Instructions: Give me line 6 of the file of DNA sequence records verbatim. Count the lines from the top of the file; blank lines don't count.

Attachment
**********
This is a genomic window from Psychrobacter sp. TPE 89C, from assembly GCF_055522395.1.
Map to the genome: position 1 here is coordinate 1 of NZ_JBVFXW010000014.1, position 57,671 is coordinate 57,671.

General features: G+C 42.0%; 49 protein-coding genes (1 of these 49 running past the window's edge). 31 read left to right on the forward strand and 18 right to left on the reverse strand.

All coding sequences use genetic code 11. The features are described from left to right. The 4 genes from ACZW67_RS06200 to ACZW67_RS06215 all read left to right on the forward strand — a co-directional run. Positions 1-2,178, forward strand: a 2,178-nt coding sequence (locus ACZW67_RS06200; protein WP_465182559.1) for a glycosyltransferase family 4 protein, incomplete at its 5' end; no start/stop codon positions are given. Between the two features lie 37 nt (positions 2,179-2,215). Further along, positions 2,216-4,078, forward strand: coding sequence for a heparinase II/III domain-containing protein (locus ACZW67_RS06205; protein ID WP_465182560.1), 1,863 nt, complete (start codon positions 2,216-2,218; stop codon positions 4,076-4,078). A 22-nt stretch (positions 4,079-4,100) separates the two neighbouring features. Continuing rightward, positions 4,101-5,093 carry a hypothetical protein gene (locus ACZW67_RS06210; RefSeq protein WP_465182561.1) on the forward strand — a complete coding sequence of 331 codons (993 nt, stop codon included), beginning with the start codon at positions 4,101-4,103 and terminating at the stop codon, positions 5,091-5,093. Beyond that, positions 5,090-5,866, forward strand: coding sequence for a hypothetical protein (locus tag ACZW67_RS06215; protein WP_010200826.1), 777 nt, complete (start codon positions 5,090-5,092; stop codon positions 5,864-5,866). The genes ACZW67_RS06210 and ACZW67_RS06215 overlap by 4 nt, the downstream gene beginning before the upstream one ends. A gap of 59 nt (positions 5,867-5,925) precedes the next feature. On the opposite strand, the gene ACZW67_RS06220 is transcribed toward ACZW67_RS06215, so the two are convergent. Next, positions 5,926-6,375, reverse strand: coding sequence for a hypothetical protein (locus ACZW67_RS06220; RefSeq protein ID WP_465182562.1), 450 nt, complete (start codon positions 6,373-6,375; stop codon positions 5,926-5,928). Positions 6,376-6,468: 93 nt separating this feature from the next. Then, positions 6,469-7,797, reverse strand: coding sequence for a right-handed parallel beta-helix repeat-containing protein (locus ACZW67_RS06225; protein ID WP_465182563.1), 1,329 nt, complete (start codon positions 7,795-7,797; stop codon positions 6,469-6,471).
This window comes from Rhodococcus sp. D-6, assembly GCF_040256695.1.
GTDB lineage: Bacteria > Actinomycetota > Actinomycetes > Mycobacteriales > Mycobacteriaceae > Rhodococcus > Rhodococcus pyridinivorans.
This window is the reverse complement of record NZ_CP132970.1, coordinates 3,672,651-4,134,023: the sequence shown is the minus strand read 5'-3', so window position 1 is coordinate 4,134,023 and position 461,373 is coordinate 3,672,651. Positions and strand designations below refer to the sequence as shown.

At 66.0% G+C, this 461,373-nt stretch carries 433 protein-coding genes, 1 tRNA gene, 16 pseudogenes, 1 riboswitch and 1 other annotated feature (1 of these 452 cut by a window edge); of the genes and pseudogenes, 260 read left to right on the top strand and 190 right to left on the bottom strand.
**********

GTDB lineage: Bacteria > Actinomycetota > Actinomycetes > Mycobacteriales > Mycobacteriaceae > Rhodococcus > Rhodococcus pyridinivorans.